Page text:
That LEED is broken is not a news; Randy Udall and Auden Schendler first raised the issue in 2005 with a provocative article, “LEED is Broken – Let’s Fix It.” At the time, many LEED advocates, including me, dismissed issues raised by this article as growing pains for the LEED system. At the time, LEED was barely five years old and just getting started on the road to dominating the US market for commercial green buildings.

But their five main objections – that LEED is too costly; that teams are too focused on gaining points and not on results that mattered; that LEED’s energy modeling is fiendishly difficult; that LEED’s bureaucracy is crippling; and that LEED’s advocates continually produce overblown benefit claims– remain drawbacks today.

Most experienced green building professionals would say issues cited in 2005 remain relevant in 2015. But there is a larger problem: Green building rating systems have diverged greatly from building owners’ and operators’ core concerns, as these systems are designed to meet the needs of idealists more than those of market participants.

Green building advocates must abandon the approach they have taken for the past 25 years: comprehensive and overly technical criteria, multiple elaborate rating systems, large and cumbersome bureaucracies, high costs, and inadequate focus on real long-term performance. Instead, they need to embrace the technological revolution that has cut costs for communications by factors of not ten, not one hundred, but a thousand or more in the past 15 years.

Moore’s Law, first enunciated in 1965, says that computing power doubles every 18 months; over time, unit costs for computing have fallen in a similar fashion. Consider this: Every six years, it’s 16 times cheaper (and faster) to do the same task, every nine years 64 times cheaper! (Every 15 years, it’s 16 x 64, or 1,024 times cheaper!) With the advent of mobile communications, social networks, the Internet of Things, big data analytics, cloud computing and global information systems, why should green building still be governed by concepts, systems, and procedures developed in the 1990s “Dark Ages” of Internet 1.0?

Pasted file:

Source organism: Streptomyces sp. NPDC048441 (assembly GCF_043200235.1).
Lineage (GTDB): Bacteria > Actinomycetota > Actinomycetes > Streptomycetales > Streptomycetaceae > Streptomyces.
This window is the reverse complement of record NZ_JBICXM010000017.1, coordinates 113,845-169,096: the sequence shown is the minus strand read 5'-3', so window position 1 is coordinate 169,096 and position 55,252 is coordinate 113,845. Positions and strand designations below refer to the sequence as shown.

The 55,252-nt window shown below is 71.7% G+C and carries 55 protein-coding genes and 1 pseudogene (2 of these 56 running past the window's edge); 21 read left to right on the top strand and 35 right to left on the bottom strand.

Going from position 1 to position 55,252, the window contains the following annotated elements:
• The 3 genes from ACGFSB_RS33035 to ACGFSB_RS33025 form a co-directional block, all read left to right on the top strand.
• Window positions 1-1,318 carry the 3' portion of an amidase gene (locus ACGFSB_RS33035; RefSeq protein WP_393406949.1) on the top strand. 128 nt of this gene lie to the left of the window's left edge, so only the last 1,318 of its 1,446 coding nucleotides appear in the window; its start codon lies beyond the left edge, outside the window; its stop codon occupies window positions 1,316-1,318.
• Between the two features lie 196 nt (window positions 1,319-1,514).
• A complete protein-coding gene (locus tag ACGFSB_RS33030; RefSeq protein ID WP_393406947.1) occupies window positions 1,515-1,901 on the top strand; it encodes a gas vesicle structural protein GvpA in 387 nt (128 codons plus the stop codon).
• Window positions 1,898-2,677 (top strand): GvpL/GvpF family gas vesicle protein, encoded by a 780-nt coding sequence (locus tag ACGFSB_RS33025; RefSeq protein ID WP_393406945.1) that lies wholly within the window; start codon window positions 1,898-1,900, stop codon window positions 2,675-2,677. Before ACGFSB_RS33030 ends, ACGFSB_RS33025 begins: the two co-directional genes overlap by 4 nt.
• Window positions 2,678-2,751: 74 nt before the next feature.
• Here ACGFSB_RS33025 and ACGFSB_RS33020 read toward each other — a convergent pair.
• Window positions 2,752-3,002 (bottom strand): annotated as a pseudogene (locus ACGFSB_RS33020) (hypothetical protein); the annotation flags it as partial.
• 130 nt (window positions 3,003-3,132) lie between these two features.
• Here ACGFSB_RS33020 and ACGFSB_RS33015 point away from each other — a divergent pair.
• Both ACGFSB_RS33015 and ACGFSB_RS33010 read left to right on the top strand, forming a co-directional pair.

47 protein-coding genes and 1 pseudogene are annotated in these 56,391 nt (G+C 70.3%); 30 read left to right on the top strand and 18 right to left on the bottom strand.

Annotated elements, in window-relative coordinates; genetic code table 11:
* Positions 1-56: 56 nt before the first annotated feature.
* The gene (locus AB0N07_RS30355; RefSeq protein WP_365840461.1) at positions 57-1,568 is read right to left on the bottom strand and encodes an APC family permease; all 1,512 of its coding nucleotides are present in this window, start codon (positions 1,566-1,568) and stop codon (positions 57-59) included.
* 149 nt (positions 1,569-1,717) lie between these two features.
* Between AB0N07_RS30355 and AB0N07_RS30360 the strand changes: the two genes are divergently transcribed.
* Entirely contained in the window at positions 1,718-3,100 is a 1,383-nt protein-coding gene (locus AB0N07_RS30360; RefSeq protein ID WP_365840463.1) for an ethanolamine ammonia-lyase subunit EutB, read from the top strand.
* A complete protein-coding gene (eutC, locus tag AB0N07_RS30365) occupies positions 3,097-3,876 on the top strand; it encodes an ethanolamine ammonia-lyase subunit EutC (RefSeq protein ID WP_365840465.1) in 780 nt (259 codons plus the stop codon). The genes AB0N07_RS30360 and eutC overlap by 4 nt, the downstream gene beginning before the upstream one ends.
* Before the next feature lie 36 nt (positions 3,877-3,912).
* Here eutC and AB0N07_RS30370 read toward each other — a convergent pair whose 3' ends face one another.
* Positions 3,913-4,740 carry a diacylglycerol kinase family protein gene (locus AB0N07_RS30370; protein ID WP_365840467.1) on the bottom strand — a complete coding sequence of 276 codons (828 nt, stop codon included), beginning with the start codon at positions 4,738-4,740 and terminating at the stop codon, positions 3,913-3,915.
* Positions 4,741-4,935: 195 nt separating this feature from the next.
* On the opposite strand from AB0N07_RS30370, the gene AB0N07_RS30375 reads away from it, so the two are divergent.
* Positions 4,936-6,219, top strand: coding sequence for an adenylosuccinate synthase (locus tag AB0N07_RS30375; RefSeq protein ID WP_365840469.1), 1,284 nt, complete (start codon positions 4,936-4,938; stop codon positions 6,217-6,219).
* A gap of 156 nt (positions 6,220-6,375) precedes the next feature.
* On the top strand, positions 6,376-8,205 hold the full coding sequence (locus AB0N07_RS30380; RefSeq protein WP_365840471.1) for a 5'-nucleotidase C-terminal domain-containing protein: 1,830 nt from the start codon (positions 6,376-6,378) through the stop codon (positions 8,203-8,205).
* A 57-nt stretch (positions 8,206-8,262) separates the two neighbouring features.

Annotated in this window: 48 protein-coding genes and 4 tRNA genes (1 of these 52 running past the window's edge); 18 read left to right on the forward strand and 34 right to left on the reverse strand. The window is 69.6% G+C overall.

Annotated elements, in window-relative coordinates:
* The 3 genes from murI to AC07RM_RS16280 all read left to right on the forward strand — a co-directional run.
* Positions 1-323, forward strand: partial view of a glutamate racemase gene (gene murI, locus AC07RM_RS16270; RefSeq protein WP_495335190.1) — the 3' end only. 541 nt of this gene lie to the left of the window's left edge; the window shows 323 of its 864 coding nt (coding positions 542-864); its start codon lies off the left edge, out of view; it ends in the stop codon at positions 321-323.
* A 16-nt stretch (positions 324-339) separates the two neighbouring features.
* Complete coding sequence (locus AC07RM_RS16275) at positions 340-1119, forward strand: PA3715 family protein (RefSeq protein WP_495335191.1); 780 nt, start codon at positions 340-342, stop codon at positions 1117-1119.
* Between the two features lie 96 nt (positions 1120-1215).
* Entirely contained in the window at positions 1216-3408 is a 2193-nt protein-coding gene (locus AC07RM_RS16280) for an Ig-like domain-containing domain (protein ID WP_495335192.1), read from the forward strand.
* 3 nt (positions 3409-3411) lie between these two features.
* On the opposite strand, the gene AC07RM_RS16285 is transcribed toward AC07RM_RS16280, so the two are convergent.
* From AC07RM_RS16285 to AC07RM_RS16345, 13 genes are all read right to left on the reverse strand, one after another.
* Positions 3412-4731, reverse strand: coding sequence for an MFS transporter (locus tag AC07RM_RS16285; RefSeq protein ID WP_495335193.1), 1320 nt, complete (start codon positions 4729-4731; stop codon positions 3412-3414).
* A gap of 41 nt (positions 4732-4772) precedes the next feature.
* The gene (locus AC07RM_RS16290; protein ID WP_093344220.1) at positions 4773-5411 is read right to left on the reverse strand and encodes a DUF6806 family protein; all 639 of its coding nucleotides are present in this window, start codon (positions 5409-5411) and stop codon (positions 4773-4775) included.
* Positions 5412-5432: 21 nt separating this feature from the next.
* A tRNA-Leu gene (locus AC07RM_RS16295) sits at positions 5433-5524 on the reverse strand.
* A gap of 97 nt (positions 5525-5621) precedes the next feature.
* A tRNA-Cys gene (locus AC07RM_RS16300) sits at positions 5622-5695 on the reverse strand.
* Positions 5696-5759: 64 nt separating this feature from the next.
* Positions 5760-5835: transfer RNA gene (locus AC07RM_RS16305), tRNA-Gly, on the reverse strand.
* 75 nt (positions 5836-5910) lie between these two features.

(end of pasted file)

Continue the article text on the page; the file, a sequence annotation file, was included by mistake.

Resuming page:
This book’s central thesis is that it’s time for a serious debate about LEED’s (and other systems’) inadequacies in addressing a few key issues: combatting global climate change, addressing looming water scarcities, and reducing resource waste.

The corollary is that it’s time for green building leaders to develop a new model for certifying project design, construction, and operations, one that is:

  • Smart: technology-savvy and mobile-accessible

  • Simple: so anyone can understand green building standards without specialized training and certification

  • Sustainable: both in focusing on absolute performance as the best means for addressing climate change and in accelerating building design and management’s movement onto cloud-based platforms.

We don’t need to abandon concerns about urban design, healthy buildings, or healthy building materials – but they belong in a separate system or systems. Future green building rating systems should focus ONLY on five Key Performance Indicators:

  • Energy use

  • Total carbon emissions

  • Water use